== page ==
Tuesday, 4 February 2014



Though R.E.M. formed in Athens, Georgia, in 1980, Mike Mills (born December 17, 1958) and Bill Berry (born July 31, 1958) were the only Southerners in the group. Both had attended high school together in Macon, playing in a number of bands during their teens. Michael Stipe (born January 4, 1960) was a military brat, moving throughout the country during his childhood. By his teens, he had discovered punk rock through Patti Smith, Television, and Wire, and began playing in cover bands in St. Louis. By 1978, he had begun studying art at the University of Georgia in Athens, where he began frequenting the Wuxtry record store. Peter Buck (born December 6, 1956), a native of California, was a clerk at Wuxtry. Buck had been a fanatical record collector, consuming everything from classic rock to punk and free jazz, and was just beginning to learn how to play guitar. Discovering they had similar tastes, Buck and Stipe began working together, eventually meeting Berry and Mills through a mutual friend. In April of 1980, the band formed to play a party for their friend, rehearsing a number of garage, psychedelic bubblegum, and punk covers in an converted Episcopalian church. At the time, the group was played under the name the Twisted Kites. By the summer, the band had settled on the name R.E.M. after flipping randomly through the dictionary, and had met Jefferson Holt, who became their manager after witnessing the group's first out-of-state concert in North Carolina.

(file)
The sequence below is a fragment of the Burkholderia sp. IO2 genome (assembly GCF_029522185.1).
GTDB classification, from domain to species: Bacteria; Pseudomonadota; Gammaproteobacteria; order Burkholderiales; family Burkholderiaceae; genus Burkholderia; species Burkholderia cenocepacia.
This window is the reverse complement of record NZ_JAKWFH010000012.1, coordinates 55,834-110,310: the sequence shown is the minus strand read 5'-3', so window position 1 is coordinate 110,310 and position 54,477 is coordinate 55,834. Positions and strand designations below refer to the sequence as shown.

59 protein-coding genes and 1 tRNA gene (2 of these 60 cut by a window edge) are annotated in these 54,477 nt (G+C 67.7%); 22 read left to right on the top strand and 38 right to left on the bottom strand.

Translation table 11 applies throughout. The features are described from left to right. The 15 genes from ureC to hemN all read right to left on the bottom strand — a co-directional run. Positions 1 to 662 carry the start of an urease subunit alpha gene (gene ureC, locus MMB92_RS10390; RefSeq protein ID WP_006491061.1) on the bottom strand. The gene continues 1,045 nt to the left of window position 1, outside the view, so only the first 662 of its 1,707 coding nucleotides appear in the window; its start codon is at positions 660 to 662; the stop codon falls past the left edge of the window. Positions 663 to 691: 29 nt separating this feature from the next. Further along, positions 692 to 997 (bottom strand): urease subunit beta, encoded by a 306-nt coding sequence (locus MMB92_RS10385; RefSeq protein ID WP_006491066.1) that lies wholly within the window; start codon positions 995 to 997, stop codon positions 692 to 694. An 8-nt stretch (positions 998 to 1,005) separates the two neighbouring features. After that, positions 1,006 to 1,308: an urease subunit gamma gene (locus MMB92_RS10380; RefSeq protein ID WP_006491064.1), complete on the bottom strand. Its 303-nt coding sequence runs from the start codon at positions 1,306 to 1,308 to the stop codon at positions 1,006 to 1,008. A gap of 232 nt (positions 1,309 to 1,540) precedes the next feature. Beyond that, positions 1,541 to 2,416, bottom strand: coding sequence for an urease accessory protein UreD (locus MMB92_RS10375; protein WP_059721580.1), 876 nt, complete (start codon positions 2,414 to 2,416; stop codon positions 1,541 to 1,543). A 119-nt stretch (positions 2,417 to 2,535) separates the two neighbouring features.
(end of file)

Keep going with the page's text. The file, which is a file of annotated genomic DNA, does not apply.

R.E.M. marked the point when post-punk turned into alternative rock. When their first single, "Radio Free Europe," was released in 1981, it sparked a back-to-the-garage movement in the American underground. While there were a number of hardcore and punk bands in the U.S. during the early '80s, R.E.M. brought guitar pop back into the underground lexicon. Combining ringing guitar hooks with mumbled, cryptic lyrics and a D.I.Y. aesthetic borrowed from post-punk, the band simultaneously sounded traditional and modern. Though there were no overt innovations in their music, R.E.M. had an identity and sense of purpose that transformed the American underground. Throughout the '80s, they worked relentlessly, releasing records every year and touring constantly, playing both theaters and backwoods dives. Along the way, they inspired countless bands, from the legions of jangle pop groups in the mid-'80s to scores of alternative pop groups in the '90s, who admired their slow climb to stardom.

Unexpectedly, in September 2011, the band announced its amicable breakup after 31 years together. Immediately after the split, the band issued a double disc compilation entitled, Part Lies Part Heart Part Truth Part Garbage: 1982-2011, covering both their years at IRS and Warner.